Anthony Foley death: ‘Our chieftain was carried away . . . we were not ready’

‘Hard to understand the sense of injustice and grief I feel over death of a man I hardly knew’

The remains of Munster and Ireland rugby legend Anthony Foley arrive for funeral mass in St Flannan’s Church in the village of Killaloe, Co. Clare. Video: Bryan O’Brien

 

There are some things you take for granted.

Things that are just a good part of everyday life, sometimes you don’t notice them, but they make life worth living.

The sun in your face on an autumn morning. Water when you are thirsty. The sound of a children’s playground in the distance. A walk in the woods. The pillars of life that we all lean on.

Well, one of them is gone.

One of the joys of being Irish is that men like Anthony Foley, Paul O’Connell, Roy Keane and Brian O’Driscoll and women like Katie Taylor, Annalise Murphy and Sonia O’Sullivan are beacons of decency and toil.

Constant in their efforts to achieve for themselves, their families, their teams and for us.

The pride we feel in their achievements is not trivial, it lifts us. Munster’s match against the All Blacks in 2008 lifted the city of Limerick at a time of darkness following the murder of Shane Geoghegan.

I was taking my 11-year-old son to his rugby match on Randall’s Island in New York when I got a text message with the news of Anthony Foley’s passing.

At such times you feel the need to reach out into your community for solace. I spoke with some of the other parents on the sidelines about it but they didn’t really understand what it meant. Sure, how could they? I felt very far from home.

“But most importantly of all, remember this; it’s only a game,” is a line I wrote at the end of a speech in Alone It Stands where Tom Kiernan has exhorted his players to lay their bodies on the line to beat the All Blacks.

It gets a laugh from the audience but has an ironic poignancy at the end of the play, which tells the story of the defeat of the All Blacks by Munster in Thomond Park in 1978, as Donal Canniffe weeps over the body of his dead father.

As a playwright, language matters to me and I am always perturbed at the hyperbole attributed to sporting defeats.

I think: Don’t use those words. There is no such thing as a sporting catastrophe. When trouble comes you’ll know it.

It is hard to understand or express the sense of confusion, injustice and grief I feel over the death of a man I hardly knew. I can only conclude that Anthony Foley carried something of our collective soul away with him when he died.

His untimely death as a father of young children, as a husband, a brother, a son and as a chieftain, a leader in whom a great multitude had rightly placed their hope and trust, has pierced our collective hearts and all we have left for now are bitter tears and our cherished memories of his great days.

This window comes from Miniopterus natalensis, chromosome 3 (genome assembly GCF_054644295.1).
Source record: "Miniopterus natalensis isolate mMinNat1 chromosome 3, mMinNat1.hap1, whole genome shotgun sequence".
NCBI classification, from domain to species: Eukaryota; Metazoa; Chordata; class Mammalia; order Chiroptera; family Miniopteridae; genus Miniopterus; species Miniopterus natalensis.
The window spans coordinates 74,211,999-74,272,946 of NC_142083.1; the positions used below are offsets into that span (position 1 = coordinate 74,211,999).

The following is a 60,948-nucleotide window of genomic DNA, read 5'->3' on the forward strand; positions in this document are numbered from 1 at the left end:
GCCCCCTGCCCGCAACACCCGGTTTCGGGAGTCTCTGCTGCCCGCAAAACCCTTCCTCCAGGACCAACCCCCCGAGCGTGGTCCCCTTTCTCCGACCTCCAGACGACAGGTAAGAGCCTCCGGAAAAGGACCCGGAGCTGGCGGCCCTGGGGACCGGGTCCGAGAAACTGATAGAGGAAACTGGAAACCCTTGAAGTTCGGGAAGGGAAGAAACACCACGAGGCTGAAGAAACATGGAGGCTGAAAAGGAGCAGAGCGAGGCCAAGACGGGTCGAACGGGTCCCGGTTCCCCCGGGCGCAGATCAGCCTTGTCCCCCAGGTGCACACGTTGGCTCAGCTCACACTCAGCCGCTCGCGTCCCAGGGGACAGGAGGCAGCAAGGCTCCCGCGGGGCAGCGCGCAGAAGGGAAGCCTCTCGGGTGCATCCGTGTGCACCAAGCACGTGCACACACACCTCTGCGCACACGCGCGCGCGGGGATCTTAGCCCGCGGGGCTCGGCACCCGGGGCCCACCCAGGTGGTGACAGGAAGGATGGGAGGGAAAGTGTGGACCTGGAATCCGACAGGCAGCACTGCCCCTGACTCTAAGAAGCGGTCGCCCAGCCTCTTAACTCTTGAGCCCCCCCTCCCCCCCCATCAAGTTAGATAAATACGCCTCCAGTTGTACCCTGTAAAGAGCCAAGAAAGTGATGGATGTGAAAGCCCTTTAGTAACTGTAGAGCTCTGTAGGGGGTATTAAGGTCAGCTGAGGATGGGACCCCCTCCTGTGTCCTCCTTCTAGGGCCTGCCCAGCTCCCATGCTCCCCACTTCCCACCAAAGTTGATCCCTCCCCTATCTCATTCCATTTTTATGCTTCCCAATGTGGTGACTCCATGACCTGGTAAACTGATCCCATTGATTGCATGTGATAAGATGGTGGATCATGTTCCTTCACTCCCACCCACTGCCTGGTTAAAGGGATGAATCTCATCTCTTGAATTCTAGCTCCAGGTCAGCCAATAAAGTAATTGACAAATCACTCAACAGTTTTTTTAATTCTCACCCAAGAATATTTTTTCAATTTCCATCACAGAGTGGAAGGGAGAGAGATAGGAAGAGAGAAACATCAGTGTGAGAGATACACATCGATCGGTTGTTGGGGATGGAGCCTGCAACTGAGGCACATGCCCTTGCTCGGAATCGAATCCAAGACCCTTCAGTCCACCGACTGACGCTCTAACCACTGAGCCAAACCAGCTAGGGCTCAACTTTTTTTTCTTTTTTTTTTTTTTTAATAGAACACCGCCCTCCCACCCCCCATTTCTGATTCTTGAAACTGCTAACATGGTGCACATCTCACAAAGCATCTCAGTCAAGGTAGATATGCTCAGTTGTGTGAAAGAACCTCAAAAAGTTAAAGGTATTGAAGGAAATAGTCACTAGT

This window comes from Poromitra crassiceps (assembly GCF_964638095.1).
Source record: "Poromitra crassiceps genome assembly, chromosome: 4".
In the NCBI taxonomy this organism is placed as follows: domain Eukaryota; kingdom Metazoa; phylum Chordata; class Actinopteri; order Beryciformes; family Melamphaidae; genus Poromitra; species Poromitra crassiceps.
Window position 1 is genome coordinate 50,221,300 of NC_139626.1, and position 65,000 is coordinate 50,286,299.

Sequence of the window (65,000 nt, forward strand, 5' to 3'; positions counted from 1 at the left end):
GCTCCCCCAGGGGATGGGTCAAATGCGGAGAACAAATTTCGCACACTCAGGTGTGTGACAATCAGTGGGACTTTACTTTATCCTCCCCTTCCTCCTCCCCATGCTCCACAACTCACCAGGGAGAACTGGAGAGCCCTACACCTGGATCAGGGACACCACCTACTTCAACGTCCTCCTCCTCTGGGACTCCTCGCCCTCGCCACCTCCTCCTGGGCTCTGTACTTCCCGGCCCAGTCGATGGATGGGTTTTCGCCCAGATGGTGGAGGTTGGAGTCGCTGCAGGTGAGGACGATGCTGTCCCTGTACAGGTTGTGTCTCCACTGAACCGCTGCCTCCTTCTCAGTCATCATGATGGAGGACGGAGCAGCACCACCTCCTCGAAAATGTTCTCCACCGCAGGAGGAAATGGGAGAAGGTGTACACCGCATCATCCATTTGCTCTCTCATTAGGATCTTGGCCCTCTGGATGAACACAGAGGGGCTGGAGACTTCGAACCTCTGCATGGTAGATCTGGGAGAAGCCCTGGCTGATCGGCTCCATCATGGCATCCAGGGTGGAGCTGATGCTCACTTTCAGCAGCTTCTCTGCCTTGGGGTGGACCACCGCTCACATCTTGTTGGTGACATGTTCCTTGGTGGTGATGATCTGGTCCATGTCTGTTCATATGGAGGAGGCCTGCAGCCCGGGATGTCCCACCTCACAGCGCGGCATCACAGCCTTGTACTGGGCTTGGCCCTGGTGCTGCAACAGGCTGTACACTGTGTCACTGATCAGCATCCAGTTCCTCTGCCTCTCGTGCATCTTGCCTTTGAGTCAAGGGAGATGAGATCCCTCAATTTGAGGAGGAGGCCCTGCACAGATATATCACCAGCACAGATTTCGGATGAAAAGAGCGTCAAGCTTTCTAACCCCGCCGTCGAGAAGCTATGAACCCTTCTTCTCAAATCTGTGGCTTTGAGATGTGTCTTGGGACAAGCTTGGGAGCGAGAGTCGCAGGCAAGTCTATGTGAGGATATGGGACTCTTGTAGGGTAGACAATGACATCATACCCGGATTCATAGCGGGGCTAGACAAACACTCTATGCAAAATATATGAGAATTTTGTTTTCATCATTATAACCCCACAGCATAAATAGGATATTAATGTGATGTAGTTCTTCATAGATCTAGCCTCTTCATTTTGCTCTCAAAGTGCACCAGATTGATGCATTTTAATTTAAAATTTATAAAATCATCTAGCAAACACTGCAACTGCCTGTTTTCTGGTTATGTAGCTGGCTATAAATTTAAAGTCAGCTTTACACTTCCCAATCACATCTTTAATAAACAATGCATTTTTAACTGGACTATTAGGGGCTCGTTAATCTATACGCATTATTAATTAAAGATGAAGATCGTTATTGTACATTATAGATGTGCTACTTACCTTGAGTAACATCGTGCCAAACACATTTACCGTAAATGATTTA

And what days. From his triumphant run with Shannon in the All Ireland League to the lifting of the Heineken cup for Munster to his glory days on the national team, Anthony bore the hopes of his community on his shoulders from when he was a boy to the day he died.

Anthony grew up in the dressing room in Thomond Park. He embodied the notion of bitterness and pride that became Munster’s unofficial motto. He was all courage. He never shrunk from adversity, from responsibility or from destiny.

It isn’t only a game to people who have dedicated their lives to it. And we would do well to remember that if it matters that much to them, it should matter to us.

We can be as uplifted by grace and grit on the field of play as we can be transported by great music. Art and sport are creators of communion. It is at times like this we realise how much we need it and how much we take it for granted.

A few years ago I interviewed Brendan, Rosie and Anthony Foley for a documentary to celebrate the 30th anniversary of the 1978 game. All three were capped for Ireland and played for Munster. Rosie and Anthony gently poked fun at each other and at their father throughout the interview in a way that no other family in Ireland could.

Rosie said their father used to tease them, saying that even though Anthony and Rosie were so accomplished, the only way they could out-do Brendan’s achievements was to have children that achieved more than they did.

What a family! The sporting ambition and exhilaration surging down through the generations.

Brendan wears his greatness lightly and so did Anthony.

Anthony had his father’s eyes. Brendan’s eyes sparkle with a joy in life. He passed that sparkle and joy on to his children. It is heartbreaking now to think of that sparkle dimmed by grief and death.

We are all dimmed by Anthony Foley’s passing. His intelligence his leadership, his humility and his humour gone too soon. When the story of the glory of Munster is written, it will forever have this sad footnote.

Our chieftain was carried away from us in the night. We were not ready.

John Breen is the author of the play ‘Alone It Stands’ which tells the story of the defeat of the All Blacks by Munster at a match in Thomond Park in 1978.